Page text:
Al Felgar: How the Affordable Care Act’s flaws hurt New Hampshire
The beginning of the admission period for Obamacare is a legitimate cause for celebration for anyone who has not been able to afford health care coverage until now, and for those who are seeking ways to reduce the cost of their insurance. But there is a dangerous byproduct of the structure of this plan, which threatens to undo much of the good that can be done with a reform of this nature.
As many people line up to join the health insurance system, the door is slamming shut for many providers of health care in New Hampshire and around the country. This is already having a dramatic impact on the relationship between doctors and patients here in this state.
It is critical to remember one reality about this reform: Obamacare means that roughly 10 million people will now be enrolled in health care programs around the country. But there is no plan to expand the number of doctors or health care providers to handle the sudden surge of new patients in the system.
In fact, the opposite is happening in New Hampshire because of the limits written into the law. Health insurance companies, like Anthem, are empowered to pick winners and losers among hospitals like ours. They draw up the insurance coverage options for you to consider, then they enter into partnerships with hospitals of their choosing. The insurance companies are the authors of the plans, from which they will make a profit. And the insurance companies choose which facilities will take their customers.
Insurance companies hold too much power in this plan. In New Hampshire, Frisbie Memorial Hospital, Alice Peck Day Memorial, Cottage, Monadnock Community Hospital, Parkland Medical Center, Portsmouth Regional Hospital, Upper Connecticut Valley and Valley Regional Hospital are all excluded from this program. The door is closed on us. That has a tremendous and crippling impact on the way health care will be provided in our state.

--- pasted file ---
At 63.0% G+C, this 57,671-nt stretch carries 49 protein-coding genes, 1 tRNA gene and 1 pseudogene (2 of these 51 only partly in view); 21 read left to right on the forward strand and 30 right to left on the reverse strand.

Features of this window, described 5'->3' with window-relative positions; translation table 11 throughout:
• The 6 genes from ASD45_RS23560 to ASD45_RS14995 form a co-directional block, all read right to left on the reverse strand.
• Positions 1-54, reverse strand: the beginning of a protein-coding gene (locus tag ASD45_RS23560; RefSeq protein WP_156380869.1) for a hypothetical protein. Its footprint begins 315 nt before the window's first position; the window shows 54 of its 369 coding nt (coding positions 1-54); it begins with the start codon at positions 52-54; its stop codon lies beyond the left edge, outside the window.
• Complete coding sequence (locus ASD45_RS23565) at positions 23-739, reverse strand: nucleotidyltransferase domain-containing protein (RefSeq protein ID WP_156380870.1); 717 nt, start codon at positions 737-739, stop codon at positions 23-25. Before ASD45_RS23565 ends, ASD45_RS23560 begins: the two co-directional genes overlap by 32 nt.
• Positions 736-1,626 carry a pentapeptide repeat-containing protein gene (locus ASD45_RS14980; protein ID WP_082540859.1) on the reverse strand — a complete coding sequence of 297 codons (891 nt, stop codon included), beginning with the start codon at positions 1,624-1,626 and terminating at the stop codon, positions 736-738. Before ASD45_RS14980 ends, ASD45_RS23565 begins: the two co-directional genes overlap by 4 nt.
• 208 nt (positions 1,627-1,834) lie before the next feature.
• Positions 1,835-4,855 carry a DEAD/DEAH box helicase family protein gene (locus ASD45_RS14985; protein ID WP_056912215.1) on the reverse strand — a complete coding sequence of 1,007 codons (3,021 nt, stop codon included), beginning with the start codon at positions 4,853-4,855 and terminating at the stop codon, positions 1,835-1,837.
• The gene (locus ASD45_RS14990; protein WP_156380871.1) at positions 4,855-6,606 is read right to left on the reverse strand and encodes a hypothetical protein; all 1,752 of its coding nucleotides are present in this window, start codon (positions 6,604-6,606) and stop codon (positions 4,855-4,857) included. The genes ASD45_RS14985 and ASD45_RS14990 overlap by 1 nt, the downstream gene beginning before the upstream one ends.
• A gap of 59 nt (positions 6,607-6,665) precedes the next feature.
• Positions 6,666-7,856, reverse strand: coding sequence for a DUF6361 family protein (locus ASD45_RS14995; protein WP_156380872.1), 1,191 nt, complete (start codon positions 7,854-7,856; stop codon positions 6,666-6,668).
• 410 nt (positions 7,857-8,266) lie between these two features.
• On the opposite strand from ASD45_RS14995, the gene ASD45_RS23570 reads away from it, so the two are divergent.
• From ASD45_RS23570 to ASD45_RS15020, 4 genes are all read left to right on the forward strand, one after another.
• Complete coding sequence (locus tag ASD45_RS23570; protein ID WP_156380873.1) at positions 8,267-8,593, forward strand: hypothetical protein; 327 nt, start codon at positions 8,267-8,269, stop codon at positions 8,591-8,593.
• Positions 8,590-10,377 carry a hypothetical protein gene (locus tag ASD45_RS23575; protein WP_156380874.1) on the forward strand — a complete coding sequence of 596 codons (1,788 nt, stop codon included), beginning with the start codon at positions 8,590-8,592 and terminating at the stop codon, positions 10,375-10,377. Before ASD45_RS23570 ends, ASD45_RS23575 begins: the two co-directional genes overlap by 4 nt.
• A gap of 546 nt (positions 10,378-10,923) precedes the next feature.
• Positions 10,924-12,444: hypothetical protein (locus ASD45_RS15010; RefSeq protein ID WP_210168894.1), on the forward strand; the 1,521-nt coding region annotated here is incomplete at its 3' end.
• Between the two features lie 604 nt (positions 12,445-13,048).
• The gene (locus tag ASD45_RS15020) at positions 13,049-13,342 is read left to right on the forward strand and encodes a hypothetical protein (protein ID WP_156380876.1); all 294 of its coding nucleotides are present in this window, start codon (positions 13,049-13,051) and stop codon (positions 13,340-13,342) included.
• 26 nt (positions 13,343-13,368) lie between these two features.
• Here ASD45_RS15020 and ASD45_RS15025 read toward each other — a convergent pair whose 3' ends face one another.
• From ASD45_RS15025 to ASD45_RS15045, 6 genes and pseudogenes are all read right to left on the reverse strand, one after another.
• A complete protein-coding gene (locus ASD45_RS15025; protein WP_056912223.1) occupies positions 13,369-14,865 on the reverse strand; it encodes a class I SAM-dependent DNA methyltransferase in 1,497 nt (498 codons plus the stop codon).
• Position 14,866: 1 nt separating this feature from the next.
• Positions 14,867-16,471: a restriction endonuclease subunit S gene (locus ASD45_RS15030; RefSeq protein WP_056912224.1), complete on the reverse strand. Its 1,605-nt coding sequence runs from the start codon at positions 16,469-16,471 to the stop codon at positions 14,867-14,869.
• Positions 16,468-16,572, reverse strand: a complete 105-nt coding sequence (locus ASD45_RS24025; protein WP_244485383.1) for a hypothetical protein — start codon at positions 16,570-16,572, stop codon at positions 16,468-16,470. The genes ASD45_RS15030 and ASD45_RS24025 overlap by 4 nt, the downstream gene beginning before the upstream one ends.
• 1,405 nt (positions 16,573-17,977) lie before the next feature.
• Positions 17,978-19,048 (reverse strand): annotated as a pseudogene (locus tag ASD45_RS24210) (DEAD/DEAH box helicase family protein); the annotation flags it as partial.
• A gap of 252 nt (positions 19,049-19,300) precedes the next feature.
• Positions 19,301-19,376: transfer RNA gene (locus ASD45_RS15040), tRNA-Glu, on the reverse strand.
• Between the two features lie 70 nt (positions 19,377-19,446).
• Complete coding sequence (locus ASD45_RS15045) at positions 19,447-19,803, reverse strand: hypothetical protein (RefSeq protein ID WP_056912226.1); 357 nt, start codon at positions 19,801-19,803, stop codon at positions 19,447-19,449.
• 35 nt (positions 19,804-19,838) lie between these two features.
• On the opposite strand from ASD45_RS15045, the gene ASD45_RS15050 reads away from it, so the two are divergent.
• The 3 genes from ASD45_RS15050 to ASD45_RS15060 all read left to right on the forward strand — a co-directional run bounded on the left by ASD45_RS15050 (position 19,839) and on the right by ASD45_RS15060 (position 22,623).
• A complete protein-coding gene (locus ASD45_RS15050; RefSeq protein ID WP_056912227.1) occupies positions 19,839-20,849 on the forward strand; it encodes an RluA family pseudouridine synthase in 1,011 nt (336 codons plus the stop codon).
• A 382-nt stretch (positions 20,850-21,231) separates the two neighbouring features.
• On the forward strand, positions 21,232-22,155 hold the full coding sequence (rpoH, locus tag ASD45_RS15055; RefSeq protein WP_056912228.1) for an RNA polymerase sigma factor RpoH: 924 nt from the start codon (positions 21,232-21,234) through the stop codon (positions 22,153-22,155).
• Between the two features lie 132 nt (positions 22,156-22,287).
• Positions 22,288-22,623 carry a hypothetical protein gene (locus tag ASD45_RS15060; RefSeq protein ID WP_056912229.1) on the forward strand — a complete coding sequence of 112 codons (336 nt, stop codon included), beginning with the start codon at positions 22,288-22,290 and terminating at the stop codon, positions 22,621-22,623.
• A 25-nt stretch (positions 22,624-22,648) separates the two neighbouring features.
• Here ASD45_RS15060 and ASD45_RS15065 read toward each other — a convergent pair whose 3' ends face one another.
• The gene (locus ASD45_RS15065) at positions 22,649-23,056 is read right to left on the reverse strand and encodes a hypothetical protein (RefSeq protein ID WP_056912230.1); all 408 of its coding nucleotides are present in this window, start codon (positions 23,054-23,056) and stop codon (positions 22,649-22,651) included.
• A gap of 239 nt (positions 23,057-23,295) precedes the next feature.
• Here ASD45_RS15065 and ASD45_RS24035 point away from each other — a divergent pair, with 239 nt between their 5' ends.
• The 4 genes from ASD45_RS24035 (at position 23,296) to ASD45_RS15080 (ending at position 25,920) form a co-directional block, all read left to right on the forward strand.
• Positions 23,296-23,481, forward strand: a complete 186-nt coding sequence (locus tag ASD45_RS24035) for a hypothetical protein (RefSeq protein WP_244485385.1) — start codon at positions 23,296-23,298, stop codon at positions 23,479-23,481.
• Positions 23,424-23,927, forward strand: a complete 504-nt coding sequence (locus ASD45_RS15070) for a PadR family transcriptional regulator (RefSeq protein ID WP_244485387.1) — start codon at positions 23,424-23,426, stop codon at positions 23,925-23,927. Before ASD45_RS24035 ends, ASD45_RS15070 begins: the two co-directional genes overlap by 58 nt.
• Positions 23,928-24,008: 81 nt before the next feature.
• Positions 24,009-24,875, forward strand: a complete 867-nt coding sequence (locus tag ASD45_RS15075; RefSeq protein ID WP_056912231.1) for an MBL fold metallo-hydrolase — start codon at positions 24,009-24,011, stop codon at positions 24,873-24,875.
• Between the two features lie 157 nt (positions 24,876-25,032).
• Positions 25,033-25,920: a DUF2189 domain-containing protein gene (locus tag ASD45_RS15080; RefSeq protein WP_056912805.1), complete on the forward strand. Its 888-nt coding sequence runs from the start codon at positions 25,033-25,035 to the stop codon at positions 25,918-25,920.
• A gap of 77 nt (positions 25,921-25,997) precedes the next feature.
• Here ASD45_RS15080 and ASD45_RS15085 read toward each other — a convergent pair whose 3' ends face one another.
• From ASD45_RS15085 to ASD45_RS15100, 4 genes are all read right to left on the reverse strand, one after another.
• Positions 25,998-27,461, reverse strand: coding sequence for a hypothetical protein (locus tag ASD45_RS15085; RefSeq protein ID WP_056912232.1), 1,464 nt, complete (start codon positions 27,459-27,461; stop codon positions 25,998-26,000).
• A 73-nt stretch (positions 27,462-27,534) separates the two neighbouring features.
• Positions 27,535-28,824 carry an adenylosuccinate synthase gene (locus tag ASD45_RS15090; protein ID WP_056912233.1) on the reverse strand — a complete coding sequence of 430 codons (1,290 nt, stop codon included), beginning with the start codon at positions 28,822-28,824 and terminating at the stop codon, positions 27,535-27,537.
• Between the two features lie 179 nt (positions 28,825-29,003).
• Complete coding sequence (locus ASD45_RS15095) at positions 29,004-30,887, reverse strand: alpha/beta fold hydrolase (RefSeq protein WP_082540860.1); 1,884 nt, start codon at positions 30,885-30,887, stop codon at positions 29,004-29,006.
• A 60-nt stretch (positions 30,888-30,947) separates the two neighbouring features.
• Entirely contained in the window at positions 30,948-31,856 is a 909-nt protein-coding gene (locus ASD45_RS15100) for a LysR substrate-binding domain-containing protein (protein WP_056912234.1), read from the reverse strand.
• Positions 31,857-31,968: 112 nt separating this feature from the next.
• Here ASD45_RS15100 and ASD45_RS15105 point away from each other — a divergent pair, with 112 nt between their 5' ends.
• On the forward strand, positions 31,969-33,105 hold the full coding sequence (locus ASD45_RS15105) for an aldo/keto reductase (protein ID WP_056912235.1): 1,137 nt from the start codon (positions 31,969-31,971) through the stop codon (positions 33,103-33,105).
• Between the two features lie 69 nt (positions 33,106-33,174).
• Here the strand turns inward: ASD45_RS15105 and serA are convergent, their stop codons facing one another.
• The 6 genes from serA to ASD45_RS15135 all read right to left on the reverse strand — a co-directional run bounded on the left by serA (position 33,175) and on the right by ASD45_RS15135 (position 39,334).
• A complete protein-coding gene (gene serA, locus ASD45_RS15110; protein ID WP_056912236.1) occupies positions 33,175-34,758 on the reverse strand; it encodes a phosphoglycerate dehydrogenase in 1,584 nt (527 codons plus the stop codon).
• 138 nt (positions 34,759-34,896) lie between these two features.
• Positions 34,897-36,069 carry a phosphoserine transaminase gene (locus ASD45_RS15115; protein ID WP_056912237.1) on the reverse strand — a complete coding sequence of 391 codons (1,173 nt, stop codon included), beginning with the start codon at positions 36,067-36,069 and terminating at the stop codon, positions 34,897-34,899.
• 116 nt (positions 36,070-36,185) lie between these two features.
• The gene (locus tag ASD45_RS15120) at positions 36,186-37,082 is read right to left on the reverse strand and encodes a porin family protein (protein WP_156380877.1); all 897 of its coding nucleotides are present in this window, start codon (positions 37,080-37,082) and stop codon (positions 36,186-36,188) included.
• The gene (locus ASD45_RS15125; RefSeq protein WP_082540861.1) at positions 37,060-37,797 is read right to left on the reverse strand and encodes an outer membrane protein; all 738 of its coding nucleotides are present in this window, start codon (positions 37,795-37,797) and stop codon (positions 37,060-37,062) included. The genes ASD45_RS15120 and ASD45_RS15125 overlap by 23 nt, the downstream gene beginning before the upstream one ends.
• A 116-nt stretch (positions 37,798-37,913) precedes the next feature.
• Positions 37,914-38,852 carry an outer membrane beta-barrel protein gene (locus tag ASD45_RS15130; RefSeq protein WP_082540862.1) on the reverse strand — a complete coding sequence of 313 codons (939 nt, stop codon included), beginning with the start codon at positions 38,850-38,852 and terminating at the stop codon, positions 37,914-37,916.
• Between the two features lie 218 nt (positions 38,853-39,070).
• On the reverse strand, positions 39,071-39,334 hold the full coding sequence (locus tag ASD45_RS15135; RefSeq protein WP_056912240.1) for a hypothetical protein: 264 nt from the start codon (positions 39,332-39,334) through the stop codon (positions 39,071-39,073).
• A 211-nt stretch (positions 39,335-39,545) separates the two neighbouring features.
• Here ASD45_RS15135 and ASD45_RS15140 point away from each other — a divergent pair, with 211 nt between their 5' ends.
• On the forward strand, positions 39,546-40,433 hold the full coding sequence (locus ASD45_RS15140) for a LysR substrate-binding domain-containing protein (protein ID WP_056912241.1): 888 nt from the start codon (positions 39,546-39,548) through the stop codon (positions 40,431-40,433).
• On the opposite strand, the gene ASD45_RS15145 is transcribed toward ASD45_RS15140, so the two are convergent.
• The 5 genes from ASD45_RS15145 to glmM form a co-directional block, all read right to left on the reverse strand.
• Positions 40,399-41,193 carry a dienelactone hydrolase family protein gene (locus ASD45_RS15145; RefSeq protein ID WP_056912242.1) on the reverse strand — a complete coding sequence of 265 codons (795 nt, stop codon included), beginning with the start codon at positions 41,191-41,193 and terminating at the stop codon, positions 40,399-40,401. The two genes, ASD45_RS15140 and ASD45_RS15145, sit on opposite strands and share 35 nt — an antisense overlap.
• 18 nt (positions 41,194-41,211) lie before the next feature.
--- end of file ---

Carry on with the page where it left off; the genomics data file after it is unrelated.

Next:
For Frisbie Memorial staff and doctors, there are 80 health care providers who care for nearly 7,000 patients who don’t have insurance and will be eligible for coverage through Obamacare. However, those people will have to go to Dover for care. That is the sudden and unexpected split in doctor-patient relationships that have been in place for many years. That is a loss of choice for patients and a crippling loss of business for providers. It jeopardizes the future of how we provide health care in our own community.
The goals of this program are admirable, but the roadmap for accomplishing those goals is a dead end for many hospitals in New Hampshire. When you have a proposal that will essentially bring thousands of new patients into the system, but you severely limit the access to care by excluding so many of us from the provider network, you threaten the efficiency and quality of the system.
What will be the result? Patients will need to build new relationships with new doctors outside of their communities. More people bottlenecked into fewer facilities will increase wait times for everything from regular doctor visits to receiving test results to being scheduled for various procedures all around New Hampshire. Lines get longer, doctors in the network deal with a much heavier load, and many providers — like the doctors and nurses and specialists at Frisbie Memorial — will watch from the sidelines. That makes no sense.
This reform is like building a new home without the proper foundation. This has fundamental weaknesses that need to be addressed now before the damage becomes too expensive and irreparable. There is an answer.
Anthem can open the door to the hospitals that have been excluded. It can take proper steps to protect existing doctor-patient relationships that are now being ripped apart. It can do the appropriate thing to ensure access to care is the priority, not profits.
State leaders need to take action. They need to ensure more balance in the decision process around this program. If one side has too much power, the balance between access, affordability and quality is threatened. That is happening right now. The goals of Obamacare are noble. But this plan will forever change the face of health care in New Hampshire, and it won’t be an improvement.
Al Felgar is president and CEO of Frisbie Memorial Hospital in Rochester.